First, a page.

Victims Son: W. Va. Miners Afraid To Speak Out About Safety Problems

TALLMANSVILLE, W. Va. --Workers at the non-union Sago mine knew the facility was unsafe, but were afraid to speak out, according to the son of one of 12 miners killed in the underground explosive accident there on Jan. 3. But while John Bennett said his father and the other miners were afraid to discuss the mine’s problems, AFL-CIO officials and federal reports counter that Sago, in rural West Virginia’s traditional coal mining area, was an extremely troubled mine. And a list published by Bush’s Mine Safety and Health Administration shows it dumped several rules four years ago that could have bettered safety at Sago.

The accident at Sago killed 12 miners underground and left a 13th in the hospital in critical condition. Lethal carbon monoxide was measured at three times the levels a person can safely breathe for a maximum of 15 minutes before succumbing. In the past two years, federal MSHA inspectors cited the Sago mine, whose present owner bought it two months ago, more than 270 times for safety violations. Many were serious—such as collapsing roofs, faulty tunnel supports, inadequate ventilation and dangerous accumulation of flammable coal dust.

“My dad would come home at night and tell me how unsafe the mine was,” John Bennett said during an early morning interview on NBC’s Today Show. His father, Jim Bennett, was among the 12 dead. John Bennett said the miners “can’t speak out about (safety problems) because the United Mine Workers is not protecting the workers anymore. We have no protection for the miners.” But that statement does not reflect that Sago is non-union. And UMWA President Cecil Roberts called the mine management’s failure to tell miners about conditions and violations at Sago “inexcusable,” the Associated Press reported.

Jim Bennett, who had worked in the mines for 30 years, was scheduled to retire in April, his son said. Several of those killed were veteran miners in their 50s and 60s. John Bennett said the families want answers and they want accountability. “A lot of us can’t understand how, in 2005, this mine could have 208 safety violations,” he said. Since October, MSHA has issued 50 citations to Sago, some as recently as Dec. 21, including citations for accumulation of combustible materials such as coal dust and loose coal. The agency said it would begin an in-depth investigation, including “how emergency information was relayed about the trapped miners’ conditions.”

Safety experts question whether an investigation will result in any change. And AFL-CIO President John J. Sweeney says the accident points up the Bush administration’s lax regard for worker safety and health, in the mines and elsewhere. “Too many workers face dangers on the job every day—not just coal miners, but construction and factory workers, service workers and office workers,” he said. Citing MSHA safety reports, Sweeney said “we don’t know if the explosion was related to the cited conditions, but it certainly is another in a long line of wake-up calls for increased government and industry attention to workers’ safety on the job.”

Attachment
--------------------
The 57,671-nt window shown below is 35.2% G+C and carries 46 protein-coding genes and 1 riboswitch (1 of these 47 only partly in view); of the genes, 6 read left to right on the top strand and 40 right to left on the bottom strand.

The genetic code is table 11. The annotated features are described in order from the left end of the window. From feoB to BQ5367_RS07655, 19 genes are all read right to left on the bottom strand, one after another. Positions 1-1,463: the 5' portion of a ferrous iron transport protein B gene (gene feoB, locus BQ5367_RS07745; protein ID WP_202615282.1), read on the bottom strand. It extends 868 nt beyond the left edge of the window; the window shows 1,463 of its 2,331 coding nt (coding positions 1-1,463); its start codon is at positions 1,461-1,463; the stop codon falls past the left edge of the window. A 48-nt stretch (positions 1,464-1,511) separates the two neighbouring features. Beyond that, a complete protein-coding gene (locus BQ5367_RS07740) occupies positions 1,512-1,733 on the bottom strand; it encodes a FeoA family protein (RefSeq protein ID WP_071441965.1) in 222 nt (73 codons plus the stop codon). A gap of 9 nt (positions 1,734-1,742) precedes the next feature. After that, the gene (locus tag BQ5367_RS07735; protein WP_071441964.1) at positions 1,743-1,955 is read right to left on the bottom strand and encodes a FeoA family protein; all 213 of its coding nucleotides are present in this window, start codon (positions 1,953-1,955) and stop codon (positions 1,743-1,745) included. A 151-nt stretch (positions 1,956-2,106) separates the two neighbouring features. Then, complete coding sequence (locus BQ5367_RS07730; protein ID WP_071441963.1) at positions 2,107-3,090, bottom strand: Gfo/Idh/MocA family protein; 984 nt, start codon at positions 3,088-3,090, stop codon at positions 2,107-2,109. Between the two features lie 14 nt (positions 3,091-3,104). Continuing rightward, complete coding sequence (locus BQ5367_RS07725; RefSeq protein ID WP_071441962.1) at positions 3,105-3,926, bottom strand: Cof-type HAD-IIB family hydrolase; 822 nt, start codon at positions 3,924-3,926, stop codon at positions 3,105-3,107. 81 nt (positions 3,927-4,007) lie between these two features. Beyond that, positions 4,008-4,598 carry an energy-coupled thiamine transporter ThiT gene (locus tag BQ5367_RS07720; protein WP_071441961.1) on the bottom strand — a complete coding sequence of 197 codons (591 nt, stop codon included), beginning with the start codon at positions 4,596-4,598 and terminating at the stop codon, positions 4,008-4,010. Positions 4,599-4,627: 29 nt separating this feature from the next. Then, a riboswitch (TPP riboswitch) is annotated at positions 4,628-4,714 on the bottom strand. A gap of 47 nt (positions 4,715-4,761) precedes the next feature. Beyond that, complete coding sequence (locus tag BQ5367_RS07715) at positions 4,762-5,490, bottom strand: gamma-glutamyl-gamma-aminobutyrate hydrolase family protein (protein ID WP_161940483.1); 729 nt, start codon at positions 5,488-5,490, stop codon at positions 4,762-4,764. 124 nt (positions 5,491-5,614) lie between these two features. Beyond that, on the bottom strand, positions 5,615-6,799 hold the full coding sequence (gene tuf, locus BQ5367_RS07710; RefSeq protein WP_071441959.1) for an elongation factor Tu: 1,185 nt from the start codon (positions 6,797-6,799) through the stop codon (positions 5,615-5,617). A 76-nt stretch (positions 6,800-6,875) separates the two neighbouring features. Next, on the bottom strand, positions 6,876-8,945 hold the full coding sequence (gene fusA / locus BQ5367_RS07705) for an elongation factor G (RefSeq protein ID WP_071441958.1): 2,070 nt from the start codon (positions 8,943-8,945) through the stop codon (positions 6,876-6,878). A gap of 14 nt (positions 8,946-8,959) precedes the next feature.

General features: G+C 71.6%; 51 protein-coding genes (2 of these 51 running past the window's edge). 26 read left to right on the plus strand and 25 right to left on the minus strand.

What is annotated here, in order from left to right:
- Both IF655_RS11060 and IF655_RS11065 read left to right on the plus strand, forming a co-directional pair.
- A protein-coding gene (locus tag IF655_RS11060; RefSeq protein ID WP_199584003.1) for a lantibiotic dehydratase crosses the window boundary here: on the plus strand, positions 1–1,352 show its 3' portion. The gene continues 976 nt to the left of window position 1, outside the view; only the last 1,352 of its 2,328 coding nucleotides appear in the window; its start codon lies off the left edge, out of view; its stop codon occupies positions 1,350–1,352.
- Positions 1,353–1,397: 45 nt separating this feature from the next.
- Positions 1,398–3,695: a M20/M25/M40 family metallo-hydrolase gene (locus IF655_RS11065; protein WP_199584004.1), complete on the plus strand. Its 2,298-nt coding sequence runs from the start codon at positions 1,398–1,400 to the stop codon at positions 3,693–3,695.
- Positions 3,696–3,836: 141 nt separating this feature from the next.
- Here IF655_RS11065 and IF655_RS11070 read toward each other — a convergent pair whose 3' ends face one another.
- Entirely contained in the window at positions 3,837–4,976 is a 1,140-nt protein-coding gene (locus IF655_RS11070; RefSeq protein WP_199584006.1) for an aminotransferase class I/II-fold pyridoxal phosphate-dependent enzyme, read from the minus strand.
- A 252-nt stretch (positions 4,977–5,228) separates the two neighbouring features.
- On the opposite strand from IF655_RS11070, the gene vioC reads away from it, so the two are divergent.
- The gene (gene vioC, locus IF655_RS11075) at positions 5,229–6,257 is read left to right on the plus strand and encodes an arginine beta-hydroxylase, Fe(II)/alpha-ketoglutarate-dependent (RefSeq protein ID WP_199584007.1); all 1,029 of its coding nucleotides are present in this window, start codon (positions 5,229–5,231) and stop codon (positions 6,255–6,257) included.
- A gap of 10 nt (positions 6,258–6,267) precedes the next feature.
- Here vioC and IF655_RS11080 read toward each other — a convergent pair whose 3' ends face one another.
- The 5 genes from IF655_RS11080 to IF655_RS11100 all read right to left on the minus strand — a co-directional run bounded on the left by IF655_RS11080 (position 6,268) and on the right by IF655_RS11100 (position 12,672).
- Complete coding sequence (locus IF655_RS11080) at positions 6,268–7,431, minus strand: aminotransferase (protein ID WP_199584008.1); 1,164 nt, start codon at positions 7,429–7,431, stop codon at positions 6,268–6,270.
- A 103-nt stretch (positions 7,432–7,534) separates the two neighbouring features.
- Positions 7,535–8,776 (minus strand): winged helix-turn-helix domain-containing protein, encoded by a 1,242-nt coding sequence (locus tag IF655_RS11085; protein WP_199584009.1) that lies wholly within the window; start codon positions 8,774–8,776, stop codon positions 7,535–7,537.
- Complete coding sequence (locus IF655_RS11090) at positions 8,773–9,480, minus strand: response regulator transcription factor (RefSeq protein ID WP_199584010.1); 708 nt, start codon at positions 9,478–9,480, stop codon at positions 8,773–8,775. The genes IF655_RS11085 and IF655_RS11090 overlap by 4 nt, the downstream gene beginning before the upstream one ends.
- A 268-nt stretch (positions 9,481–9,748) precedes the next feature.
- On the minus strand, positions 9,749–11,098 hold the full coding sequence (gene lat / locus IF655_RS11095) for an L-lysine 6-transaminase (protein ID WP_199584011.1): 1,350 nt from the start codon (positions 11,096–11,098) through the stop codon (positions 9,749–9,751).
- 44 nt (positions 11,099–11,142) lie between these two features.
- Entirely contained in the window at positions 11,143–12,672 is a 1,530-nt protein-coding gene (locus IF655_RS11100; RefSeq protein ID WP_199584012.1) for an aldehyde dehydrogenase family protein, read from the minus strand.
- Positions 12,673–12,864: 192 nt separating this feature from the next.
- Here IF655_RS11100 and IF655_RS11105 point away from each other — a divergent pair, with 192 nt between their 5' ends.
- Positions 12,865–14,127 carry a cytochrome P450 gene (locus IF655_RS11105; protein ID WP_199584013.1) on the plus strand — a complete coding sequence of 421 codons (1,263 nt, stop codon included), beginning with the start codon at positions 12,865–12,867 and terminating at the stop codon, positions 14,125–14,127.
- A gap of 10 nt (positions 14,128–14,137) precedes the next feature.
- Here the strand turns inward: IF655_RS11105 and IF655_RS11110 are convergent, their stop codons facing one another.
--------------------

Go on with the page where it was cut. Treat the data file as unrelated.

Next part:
Jordan Barab, a former special assistant at OSHA, the Occupational Safety and Health Administration, and health and safety expert for AFSCME and the AFL-CIO, said the federal government is doing little to protect workers. He also noted 90 percent of coal mining industry campaign contributions in recent years went to Bush and the GOP. “The fact is Bush has not requested budgets for OSHA or MSHA that even keep up with the rate of inflation and mandatory pay increases over the past several years while penalties for OSHA or MSHA violations remain laughably low,” Barab writes on his website, Confined Space. “The highest penalty of the…citations received last year by Sago was $878. But that was the exception. Most of the others were $250 or $60. At that rate, it’s hardly a good business decision to even bother fixing anything. And the administration has shut down any new worker protection standards in OSHA and MSHA,” Barab wrote.

Barab did not specifically cite it but Bush’s regulatory agenda, from the Federal Register, showed the Clinton administration proposed a rule for breathing devices for underground miners, to let them breathe when the carbon monoxide escalates, as it did in Sago. Bush’s MSHA dumped the proposal in Dec. 2001. “Self-contained self-rescuers (SCSRs) are closed-circuit breathing apparatuses that provide a source of oxygen and greatly increase a miner’s chance of surviving a mine emergency involving an irrespirable atmosphere,” MSHA said then. It said mine owners reported “recent experiences with SCSRs which did not function properly or were not donned properly, rendering them ineffective.” MSHA said it was time to update the rule, requiring more-frequent replacement of SCSRs and better training. Bush’s MSHA dumped the proposal “in light of resource constraints and changing safety and health regulatory priorities.” For that reason, the same day, it dumped a Clinton proposal requiring all mines to have two separate surface exits.